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Delivering next generation infrastructure with the Intel Ethernet 800 Series

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Data is multiplying—doubling every 2-3 years, yet only a small percentage of the data is analyzed and used. The ability to process and analyze data to improve products, services, and customer experiences as well as to glean insights is vital to business competitiveness. Infrastructure needs to evolve to address growing business demands by moving faster, storing more, and processing more data.

To move data faster, we’ve delivered new exciting capabilities with our Intel® Ethernet 800 Series network controllers and adapters. The 800 Series products have been deployed at key customers and this summer we delivered new adapters with speeds up to 100GbE that are now widely available. New capabilities, like Application Device Queues, Dynamic Device Personalization and Non Volatile Memory over Fabric, are driving meaningful performance improvements for our customers.

At large scale, application response time predictability becomes more critical to meet Service Level Agreements. We introduced Application Device Queues (ADQ) which provides advanced traffic steering dedicating queues to high priority apps, including web, caching, databases with great results. For example, with Memcached we’ve seen up to 60% improvement in predictability and up to 60% latency reduction using ADQ. Customers are excited over ability to use ADQ to better meet SLAs.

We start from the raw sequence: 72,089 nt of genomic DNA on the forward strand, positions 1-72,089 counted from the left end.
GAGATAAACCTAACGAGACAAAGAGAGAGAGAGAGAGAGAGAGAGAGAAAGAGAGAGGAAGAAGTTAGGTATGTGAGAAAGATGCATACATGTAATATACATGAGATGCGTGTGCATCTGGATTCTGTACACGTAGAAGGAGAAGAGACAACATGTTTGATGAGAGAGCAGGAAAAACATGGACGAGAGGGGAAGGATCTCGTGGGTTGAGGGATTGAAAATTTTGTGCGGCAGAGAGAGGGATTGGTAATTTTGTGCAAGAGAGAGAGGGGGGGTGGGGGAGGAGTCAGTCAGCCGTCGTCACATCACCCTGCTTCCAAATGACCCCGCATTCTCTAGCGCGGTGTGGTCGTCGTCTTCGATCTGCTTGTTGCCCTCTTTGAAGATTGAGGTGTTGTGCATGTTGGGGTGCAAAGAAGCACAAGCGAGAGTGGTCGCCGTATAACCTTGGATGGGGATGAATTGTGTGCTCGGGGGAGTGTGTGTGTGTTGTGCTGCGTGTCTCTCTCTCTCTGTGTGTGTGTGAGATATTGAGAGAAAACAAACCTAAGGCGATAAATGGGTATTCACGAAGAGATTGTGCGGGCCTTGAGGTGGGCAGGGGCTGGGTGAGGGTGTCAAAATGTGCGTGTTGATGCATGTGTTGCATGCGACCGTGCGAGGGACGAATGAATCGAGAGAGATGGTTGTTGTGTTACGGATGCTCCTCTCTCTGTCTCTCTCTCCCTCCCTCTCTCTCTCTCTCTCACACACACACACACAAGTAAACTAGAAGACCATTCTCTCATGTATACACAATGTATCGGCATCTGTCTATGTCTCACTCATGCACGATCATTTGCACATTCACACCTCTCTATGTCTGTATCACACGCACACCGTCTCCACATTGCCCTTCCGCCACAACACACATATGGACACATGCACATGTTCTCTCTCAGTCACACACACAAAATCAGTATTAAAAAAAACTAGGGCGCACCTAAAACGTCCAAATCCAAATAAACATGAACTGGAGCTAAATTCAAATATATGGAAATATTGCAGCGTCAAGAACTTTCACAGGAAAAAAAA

For Comms Service Providers, new and custom networking protocols are emerging to deliver data. If the NIC cannot recognize the new protocols, they will be processed in software which can reduce performance. To address this, we’ve enhanced our Dynamic Device Personalization, or DDP, which provides for dynamic configuration of the 800 Series programmable pipeline in order to recognize a wide variety of protocols. This delivers value to customers by increasing throughput, reducing latency and improves total cost of ownership by reducing CPU overhead. A great example of this is collaboration between Intel and SK Telecom to demonstrate a 5G Standalone (SA) User Plane Function (UPF) capability based on 2nd gen Intel® Xeon® Scalable Processors and our 800 Series Network Adapters. Using intelligent classification, steering, and processing of traffic we demonstrated up to 78% reduction in latency and 88% reduction in jitter1.

A year has passed since I shared my thoughts on high performance storage. I’m happy to share the next drill-down into how we improve the performance of storage networks with NVMe over Fabrics implementations. With the 800 Series, we support multiple Ethernet storage transport protocols to provide customers with choice and performance—iWARP and RoCEv2 RDMA and NVMe over TCP – which we accelerate using ADQ.

At the Storage Developer Conference last week, we gave more details on our support for iWARP and RoCEv2 RDMA, NVMe/TCP with ADQ. We delivered technical presentations including how to tune and optimize NVMe protocols, how to leverage SPDK, and we did a joint discussion with Lightbits. For more information, go to the SNIA website.